Thursday After Ash Wednesday
When was your last adventure in the wilderness and what was your best moment?
Three days into a trip on the waters of Northern Saskatchewan, I peer over the edge of my canoe. I hardly notice the calm waters of the Churchill River slipping by. Rather, I see green-lit aspen leaves framing a sky of blue and—surprise—my own stubbly, dirt-and-sweat-stained face. A short time in the wilderness changes me. Not only do I look different, I see differently.
Throughout the Bible, wilderness is a place of encounter with God. Moses sees a burning bush. Elijah hears a gentle whisper. The people of Israel see and hear the storms on Sinai. It’s not surprising that John the Baptist chooses the wilderness. He’s come to “make straight,” to prepare for an encounter (1:23).
People leave the comforts of home to check out this second Elijah because they are curious about who he is. But John, like the calm reflection of a northern river, directs their attention away from himself to a man “you do not know” who stands “among you” (1:26).
John doesn’t claim it’ll be easy to see. He later admits (twice!), “I myself did not know him” (1:31, 33). But seeing, he bursts out, “Look, the Lamb of God, who takes away the sin of the world” (1:29)! John’s wilderness eyes were given the gift of vision. He sees Jesus, the One who stands among us.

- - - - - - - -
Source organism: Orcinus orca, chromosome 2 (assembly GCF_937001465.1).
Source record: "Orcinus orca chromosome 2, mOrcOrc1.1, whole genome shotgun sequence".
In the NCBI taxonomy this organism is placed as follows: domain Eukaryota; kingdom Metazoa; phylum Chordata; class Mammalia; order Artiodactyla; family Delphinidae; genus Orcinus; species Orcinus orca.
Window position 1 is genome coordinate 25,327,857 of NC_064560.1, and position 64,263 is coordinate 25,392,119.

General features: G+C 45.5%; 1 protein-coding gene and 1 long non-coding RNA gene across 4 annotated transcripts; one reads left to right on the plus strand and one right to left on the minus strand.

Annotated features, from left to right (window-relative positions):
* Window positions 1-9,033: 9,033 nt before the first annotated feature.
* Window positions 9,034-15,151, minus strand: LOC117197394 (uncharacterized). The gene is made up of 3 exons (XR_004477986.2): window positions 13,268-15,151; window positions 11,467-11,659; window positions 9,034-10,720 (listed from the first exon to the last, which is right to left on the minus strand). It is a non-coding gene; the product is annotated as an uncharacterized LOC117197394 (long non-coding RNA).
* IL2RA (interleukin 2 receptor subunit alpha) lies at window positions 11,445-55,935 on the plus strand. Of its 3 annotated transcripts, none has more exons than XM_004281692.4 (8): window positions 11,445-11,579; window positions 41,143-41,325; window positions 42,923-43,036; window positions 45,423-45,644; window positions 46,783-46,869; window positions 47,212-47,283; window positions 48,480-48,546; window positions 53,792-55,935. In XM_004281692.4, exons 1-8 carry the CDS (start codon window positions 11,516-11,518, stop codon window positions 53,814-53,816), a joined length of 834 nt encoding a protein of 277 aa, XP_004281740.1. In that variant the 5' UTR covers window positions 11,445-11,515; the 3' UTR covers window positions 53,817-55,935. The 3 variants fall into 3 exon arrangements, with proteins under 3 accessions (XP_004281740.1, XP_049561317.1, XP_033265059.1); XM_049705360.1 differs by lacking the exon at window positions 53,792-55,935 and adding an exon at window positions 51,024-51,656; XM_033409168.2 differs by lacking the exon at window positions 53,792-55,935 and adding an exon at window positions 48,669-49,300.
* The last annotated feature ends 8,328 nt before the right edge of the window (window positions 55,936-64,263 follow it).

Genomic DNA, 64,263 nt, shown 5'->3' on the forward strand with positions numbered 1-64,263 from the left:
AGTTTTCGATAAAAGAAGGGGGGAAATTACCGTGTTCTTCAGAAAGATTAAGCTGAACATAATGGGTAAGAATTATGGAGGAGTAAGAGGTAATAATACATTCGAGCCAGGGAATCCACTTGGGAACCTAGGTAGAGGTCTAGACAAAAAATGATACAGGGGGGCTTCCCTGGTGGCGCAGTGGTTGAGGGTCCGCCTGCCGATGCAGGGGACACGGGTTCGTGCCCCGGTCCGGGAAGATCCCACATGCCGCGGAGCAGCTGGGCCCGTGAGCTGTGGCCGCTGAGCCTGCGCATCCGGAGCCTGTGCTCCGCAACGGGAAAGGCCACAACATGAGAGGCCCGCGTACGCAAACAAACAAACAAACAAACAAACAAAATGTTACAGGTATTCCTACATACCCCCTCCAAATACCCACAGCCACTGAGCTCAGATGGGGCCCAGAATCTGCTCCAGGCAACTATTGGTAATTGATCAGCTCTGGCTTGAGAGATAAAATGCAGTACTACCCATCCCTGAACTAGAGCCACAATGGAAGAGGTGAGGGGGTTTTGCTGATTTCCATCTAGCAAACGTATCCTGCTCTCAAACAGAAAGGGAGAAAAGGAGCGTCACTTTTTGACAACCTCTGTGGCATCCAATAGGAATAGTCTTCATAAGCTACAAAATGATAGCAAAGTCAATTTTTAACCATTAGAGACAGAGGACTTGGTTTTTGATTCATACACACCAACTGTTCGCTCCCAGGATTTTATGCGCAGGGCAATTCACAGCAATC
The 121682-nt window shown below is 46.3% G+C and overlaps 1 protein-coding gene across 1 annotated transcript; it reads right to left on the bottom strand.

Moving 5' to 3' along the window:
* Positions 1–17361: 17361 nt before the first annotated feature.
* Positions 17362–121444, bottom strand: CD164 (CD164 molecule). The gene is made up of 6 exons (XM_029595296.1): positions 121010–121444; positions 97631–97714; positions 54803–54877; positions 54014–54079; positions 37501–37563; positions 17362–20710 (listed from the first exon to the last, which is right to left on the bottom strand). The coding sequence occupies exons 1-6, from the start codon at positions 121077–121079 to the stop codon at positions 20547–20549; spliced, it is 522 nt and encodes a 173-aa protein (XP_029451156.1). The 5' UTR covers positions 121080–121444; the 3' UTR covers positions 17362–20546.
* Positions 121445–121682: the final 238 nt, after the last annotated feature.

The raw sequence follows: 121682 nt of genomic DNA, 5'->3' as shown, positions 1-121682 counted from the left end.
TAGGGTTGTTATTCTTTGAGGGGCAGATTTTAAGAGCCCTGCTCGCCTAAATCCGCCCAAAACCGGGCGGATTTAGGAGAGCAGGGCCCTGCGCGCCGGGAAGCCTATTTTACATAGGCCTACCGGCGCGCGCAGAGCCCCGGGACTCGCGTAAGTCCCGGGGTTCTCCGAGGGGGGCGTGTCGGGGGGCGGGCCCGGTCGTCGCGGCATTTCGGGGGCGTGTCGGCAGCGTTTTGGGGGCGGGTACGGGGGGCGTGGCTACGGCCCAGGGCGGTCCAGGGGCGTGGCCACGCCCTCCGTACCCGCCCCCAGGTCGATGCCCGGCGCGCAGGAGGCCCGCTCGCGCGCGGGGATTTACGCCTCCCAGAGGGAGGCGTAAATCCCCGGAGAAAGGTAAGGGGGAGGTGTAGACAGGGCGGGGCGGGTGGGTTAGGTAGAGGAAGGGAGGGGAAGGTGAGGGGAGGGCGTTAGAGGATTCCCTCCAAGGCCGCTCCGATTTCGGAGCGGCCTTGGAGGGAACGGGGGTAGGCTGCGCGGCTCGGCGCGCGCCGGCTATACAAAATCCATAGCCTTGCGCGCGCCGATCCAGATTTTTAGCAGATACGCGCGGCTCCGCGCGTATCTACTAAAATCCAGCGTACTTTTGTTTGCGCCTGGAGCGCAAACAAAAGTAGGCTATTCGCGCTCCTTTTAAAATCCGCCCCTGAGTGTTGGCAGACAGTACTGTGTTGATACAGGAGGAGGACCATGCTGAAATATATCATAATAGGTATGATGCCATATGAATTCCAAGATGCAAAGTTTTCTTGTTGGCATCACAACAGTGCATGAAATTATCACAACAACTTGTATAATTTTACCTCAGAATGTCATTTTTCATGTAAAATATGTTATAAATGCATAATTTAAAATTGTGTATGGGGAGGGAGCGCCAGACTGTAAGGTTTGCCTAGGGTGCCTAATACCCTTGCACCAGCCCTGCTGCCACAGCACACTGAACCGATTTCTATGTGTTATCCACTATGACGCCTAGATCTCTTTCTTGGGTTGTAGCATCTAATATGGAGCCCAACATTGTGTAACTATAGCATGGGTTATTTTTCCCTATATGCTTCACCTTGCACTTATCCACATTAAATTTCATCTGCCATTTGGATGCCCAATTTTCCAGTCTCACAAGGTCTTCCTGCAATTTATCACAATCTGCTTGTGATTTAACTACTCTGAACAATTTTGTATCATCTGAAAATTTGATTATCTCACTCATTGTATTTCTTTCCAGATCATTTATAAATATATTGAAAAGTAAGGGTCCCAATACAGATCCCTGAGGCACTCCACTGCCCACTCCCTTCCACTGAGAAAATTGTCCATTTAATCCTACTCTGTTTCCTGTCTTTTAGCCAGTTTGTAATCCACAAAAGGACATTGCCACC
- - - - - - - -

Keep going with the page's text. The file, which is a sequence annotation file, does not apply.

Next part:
In the wilderness, I see rocks, spruce trees, and waterfalls. But I also see my community, my family, and myself with clearer eyes. I may even glimpse God, standing among the people and events of my everyday life.
Lent echoes the forty days Jesus spent in the wilderness; therefore, it’s meant to be wilderness time. We leave behind some of the comforts and patterns of normal life, and we ask for eyes to see—to see Jesus, the Lamb of God.
What is one comfort or pattern that you can leave behind so you can enter into wilderness time?
Rod Schellenberg is Lead Pastor at Hepburn MB Church in Hepburn, SK.
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